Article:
Whether a flavor or a sensation all its own, it is important to your beer.
Mouthfeel can be defined in numerous ways. One definition1 states that mouthfeel is “a sensation perceived by the nerves in the skin of the mouth cavity resulting from thermal or chemical reactions.” Another definition2 states that mouthfeel is “those textural attributes of a food or beverage responsible for producing characteristic tactile sensations on the surfaces of the oral cavity.” A third definition3 states that mouthfeel is “a descriptive word used in the judging of beer samples to denote the amount of body a sample contains.”
However it is defined, it is clear that the concept of mouthfeel is complex and is comprised of many factors that interact to create a particular feeling or sensation. A list of the factors that may play a role in mouthfeel is contained within the American Society of Brewing Chemists (ASBC) flavor wheel. Presently, mouthfeel is included on the ASBC flavor wheel as a subcategory of taste. On the current wheel, mouthfeel is given the following descriptors:
There have been proposals put forth to expand the flavor wheel in order to place mouthfeel characteristics on a level equal to aroma and taste characteristics4. Under this proposal, mouthfeel descriptors are broken out as follows. Mouthfeel encompasses three main attributes — carbonation, fullness and afterfeel. Descriptions under the heading of carbonation include sting, bubble size, foam volume and total carbon dioxide. Density and viscosity make up fullness. And finally, afterfeel consists of oily mouthcoat, astringency and stickiness.
This proposal is based largely on the research5 performed by Langstaff, Guinard and Lewis at the University of California at Davis. In their research, they identified and evaluated the sensory attributes that make up the sensation that we label as mouthfeel. They evaluated 30 commercial beers using a panel of 20 judges. The 30 beers were selected as reference standards that represented the extremes of the attributes that were being tested. The mouthfeel attributes, definitions and examples of reference commercial beers that were used in their research are shown5 in Table 1. Table 2 shows these nine sensory attributes grouped into their respective categories.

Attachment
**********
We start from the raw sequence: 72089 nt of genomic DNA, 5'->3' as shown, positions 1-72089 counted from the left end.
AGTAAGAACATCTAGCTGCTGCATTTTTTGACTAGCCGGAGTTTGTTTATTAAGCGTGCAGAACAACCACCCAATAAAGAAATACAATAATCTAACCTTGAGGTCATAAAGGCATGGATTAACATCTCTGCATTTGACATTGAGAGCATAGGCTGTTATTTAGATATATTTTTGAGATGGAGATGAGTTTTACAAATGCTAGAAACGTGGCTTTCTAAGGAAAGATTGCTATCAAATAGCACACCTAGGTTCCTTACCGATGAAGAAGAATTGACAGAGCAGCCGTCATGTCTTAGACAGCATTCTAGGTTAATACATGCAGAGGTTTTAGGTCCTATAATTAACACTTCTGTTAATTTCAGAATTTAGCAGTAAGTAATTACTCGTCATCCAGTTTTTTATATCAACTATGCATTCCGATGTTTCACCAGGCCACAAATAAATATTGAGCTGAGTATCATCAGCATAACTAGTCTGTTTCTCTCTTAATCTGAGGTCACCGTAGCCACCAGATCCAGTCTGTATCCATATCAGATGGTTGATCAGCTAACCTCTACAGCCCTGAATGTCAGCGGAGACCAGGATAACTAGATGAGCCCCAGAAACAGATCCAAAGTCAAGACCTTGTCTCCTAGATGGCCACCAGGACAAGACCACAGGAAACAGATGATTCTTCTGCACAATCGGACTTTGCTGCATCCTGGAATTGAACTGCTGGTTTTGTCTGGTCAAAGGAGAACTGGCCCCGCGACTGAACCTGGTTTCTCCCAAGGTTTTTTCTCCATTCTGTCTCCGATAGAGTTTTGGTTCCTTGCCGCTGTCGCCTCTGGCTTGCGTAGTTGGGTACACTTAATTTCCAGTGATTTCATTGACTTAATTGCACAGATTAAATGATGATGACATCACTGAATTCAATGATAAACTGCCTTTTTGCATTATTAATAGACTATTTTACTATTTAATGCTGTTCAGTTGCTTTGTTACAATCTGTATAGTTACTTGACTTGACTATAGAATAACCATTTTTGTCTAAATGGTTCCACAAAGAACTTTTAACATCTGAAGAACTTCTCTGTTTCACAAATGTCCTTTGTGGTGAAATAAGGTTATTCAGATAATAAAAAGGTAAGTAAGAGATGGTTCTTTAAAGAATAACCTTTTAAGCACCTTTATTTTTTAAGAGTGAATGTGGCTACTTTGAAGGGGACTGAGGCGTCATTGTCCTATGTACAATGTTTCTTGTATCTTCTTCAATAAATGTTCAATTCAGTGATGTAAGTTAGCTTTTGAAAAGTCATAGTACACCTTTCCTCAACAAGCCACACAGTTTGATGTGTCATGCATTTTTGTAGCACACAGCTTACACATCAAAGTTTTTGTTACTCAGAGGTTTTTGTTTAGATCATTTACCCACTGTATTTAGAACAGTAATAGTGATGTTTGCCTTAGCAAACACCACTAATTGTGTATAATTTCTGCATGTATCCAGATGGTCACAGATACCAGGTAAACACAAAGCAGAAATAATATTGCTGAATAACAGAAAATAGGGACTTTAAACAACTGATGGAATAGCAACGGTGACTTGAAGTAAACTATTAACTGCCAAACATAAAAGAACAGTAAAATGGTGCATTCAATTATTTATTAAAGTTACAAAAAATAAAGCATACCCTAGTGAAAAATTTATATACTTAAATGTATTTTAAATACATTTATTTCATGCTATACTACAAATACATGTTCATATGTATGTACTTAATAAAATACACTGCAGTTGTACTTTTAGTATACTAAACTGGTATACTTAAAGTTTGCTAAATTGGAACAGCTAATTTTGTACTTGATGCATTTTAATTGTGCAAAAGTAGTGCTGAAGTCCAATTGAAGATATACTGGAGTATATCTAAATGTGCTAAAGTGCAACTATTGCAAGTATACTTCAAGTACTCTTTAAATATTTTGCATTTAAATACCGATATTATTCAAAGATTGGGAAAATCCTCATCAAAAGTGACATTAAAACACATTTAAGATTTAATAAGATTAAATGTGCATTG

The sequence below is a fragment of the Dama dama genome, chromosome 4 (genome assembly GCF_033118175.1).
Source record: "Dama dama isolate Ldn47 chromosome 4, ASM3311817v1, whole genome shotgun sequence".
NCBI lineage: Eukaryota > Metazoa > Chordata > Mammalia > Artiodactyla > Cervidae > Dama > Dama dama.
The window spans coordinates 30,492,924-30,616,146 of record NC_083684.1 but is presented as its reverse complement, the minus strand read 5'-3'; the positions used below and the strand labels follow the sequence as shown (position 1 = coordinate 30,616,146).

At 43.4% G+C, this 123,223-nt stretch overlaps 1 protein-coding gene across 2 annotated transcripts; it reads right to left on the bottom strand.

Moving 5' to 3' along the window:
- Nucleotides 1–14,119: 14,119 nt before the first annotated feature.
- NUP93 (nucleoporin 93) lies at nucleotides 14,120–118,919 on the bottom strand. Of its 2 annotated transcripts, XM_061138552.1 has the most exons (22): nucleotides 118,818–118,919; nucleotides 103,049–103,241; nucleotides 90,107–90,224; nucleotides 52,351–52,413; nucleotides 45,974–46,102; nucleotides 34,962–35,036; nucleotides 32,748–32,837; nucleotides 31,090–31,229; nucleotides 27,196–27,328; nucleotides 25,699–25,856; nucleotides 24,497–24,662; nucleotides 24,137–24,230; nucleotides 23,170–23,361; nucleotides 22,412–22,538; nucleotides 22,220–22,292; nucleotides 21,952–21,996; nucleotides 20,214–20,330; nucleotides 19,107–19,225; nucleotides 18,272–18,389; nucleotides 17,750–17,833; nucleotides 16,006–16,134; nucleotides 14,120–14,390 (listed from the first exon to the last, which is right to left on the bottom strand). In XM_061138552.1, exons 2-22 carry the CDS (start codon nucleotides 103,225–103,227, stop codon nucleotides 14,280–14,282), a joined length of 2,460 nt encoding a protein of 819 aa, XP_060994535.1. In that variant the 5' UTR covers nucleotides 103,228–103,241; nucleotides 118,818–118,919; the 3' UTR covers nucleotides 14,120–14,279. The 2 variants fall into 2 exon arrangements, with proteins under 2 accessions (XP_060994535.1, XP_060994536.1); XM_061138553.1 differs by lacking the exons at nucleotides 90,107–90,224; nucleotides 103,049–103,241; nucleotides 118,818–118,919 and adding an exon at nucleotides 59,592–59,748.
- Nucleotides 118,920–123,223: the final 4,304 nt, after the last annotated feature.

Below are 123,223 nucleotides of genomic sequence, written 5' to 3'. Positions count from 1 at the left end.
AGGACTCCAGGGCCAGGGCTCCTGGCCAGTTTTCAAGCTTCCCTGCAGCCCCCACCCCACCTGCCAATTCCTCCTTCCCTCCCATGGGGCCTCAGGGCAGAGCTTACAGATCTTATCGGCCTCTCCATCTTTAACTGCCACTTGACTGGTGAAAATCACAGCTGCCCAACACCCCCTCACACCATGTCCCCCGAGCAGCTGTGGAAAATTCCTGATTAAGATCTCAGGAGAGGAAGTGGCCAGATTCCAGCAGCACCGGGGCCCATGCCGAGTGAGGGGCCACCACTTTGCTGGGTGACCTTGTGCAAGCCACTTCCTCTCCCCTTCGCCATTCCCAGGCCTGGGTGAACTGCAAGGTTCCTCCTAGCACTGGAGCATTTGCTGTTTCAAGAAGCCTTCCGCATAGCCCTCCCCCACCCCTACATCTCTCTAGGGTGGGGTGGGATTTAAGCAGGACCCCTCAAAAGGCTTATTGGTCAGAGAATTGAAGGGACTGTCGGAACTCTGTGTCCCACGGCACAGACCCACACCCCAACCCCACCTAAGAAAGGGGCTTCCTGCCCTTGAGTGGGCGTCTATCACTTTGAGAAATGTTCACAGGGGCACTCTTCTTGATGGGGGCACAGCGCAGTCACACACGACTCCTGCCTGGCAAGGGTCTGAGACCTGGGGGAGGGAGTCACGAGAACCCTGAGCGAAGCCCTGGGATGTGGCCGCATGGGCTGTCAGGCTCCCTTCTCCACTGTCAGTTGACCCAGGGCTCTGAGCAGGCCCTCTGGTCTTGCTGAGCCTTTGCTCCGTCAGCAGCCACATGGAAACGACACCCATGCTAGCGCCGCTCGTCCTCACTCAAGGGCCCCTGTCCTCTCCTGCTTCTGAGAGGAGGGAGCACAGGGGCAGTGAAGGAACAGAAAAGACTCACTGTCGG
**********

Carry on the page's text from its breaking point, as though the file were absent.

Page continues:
Their research showed that there was the degree of correlation between many of these sensory attributes. The correlation coefficients and degrees of significance of the correlation between these sensory attributes are shown in Table 3.
The numbers in Table 3 are correlation coefficients. A coefficient of (positive) 1 would mean the two attributes varied with each another in a linear manner. For example, if the judges scored the density of one beer as 20% greater than another, and they also rated oily mouthcoat as 20% greater — and this pattern of correspondence between density and oily mouthfeel appeared in every single test — the correlation coefficient would be one.
A negative number indicates that the two numbers are related to each other in an inverse manner. For example, if you had several beers that were all brewed from the same original gravity (OG), final gravity (FG) and alcohol content would have a negative correlation coefficient — the lower the FG, the higher the alcohol.
A value of zero means the numbers show no correlation and numbers between 0 and 1 (and 0 and -1) indicate an intermediate level of correlation.